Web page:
The 1.6-litre diesel punches out 103kW at 3500rpm and 340Nm at 1500rpm, and is mated to a really impressive six-speed manual transmission – more on that in a minute. The frugal 6.2L/100km claim on the combined cycle is backed up by a real-world figure of 8.0L/100km after more than a week behind the wheel. That included laden and unladen running, two 200km+ highway runs, and plenty of stop-start driving around town. On the subject of stop/start, that system is excellent too, and we’ll also cover that in a minute.
Step up into the cabin, and a few things become immediately apparent – firstly, there’s an expansive view forward, and almost none at the rear three-quarter thanks to the solid sides. There’s a decent (if small) camera that pops up in the rear-view mirror, though, and it’s broad enough to assist when you’re reversing, so that helps out a little. Forward visibility is excellent.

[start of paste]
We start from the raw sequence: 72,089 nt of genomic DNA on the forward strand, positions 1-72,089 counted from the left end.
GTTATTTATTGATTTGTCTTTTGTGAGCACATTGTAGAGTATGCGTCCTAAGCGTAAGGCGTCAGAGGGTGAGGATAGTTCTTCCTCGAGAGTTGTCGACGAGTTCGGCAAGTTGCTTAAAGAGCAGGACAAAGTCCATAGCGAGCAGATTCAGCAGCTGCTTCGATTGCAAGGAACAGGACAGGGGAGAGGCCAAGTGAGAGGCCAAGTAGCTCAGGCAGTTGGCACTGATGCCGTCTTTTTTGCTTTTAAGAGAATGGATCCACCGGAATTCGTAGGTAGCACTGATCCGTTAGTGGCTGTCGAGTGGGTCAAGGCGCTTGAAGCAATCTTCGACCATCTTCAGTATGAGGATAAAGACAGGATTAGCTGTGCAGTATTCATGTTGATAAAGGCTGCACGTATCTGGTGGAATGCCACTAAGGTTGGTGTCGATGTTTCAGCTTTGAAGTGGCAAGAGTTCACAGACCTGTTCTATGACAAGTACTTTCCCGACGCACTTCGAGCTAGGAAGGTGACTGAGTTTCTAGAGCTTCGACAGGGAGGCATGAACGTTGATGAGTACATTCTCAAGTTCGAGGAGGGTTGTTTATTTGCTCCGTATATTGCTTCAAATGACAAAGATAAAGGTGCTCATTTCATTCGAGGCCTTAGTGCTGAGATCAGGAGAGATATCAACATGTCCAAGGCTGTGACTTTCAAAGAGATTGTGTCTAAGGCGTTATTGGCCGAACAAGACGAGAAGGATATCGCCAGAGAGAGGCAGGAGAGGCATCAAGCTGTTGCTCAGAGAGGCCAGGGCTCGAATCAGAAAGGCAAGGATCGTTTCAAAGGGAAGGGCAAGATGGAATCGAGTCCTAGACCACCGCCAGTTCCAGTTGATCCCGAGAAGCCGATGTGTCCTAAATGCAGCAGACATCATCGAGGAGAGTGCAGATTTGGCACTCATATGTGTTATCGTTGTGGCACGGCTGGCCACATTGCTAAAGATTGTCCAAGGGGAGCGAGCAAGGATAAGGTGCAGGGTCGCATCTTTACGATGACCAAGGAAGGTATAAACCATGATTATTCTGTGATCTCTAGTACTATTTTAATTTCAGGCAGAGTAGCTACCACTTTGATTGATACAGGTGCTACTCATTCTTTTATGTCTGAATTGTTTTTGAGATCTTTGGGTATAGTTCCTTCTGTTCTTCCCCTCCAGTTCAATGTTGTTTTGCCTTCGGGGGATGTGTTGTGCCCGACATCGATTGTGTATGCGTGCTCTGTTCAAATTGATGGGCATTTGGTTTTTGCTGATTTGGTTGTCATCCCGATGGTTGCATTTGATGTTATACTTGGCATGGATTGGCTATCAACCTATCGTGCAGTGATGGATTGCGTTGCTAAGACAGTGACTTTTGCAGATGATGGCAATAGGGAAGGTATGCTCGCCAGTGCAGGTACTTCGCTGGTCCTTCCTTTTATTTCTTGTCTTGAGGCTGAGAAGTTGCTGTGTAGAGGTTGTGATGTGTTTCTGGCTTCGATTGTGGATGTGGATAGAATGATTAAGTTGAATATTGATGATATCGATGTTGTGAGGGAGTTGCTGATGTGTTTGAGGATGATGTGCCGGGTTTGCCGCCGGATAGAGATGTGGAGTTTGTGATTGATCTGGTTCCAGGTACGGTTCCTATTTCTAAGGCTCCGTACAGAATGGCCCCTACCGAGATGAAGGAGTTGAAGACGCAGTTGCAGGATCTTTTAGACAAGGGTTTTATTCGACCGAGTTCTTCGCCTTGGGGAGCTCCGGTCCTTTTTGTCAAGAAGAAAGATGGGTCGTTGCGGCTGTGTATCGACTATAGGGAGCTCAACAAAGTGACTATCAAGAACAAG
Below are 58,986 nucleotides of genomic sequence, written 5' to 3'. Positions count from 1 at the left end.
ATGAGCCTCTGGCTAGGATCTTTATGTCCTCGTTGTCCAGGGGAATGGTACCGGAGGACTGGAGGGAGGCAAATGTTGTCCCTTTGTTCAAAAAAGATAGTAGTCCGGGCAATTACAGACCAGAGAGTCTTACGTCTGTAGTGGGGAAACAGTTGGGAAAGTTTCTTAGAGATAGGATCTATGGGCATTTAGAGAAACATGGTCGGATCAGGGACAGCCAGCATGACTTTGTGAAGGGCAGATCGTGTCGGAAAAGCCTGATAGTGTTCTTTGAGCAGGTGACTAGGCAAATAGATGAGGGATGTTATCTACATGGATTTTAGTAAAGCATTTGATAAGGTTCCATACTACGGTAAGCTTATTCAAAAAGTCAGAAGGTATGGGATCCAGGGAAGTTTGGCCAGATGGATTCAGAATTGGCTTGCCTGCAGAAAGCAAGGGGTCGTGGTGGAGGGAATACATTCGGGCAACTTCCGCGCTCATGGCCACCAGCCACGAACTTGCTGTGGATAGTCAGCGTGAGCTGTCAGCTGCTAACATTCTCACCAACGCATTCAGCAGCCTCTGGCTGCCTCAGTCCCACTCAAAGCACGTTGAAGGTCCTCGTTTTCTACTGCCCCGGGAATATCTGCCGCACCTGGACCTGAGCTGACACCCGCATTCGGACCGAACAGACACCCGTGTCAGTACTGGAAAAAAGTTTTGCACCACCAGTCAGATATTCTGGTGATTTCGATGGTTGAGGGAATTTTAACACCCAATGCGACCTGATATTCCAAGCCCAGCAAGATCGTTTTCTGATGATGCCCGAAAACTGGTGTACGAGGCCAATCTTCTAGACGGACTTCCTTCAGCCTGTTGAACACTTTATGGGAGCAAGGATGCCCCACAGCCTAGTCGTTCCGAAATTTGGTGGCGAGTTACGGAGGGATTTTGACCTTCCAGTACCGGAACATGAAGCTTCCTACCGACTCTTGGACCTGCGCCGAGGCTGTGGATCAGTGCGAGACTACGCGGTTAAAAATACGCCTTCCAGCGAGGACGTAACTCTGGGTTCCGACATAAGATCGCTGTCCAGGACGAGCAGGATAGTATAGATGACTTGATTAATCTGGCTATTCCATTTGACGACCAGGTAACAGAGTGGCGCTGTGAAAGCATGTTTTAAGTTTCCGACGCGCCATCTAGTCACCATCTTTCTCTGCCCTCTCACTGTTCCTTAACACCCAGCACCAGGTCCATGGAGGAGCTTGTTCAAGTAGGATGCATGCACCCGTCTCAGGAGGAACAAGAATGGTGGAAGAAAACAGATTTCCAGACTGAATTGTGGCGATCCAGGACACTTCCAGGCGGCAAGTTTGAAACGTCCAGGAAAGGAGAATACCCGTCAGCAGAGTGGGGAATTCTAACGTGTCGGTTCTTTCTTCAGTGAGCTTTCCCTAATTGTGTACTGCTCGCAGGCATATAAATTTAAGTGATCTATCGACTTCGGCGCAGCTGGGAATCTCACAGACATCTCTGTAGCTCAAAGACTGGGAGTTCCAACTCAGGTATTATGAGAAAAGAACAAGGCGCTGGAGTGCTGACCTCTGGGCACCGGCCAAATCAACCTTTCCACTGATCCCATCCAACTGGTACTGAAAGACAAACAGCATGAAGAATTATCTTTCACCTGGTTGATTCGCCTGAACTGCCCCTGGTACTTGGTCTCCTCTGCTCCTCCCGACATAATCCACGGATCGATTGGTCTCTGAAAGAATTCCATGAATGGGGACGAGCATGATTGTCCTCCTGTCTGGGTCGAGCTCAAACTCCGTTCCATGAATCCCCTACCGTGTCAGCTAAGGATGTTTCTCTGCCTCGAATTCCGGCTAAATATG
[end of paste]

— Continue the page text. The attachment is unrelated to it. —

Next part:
The storage space in the cabin is the other thing that grabs you – mainly that there’s so much of it. The dash-top storage shelf area isn’t somewhere you’re going to want to leave a mobile phone or expensive laptop on a hot day, but it’s perfect for wallets, cables, paperwork and folders while you’re running around. There’s also a 12V socket up there too if needed. You could plug a satellite-navigation unit into that socket, for example, but the proprietary Renault system is good enough that you won’t need an auxiliary unit.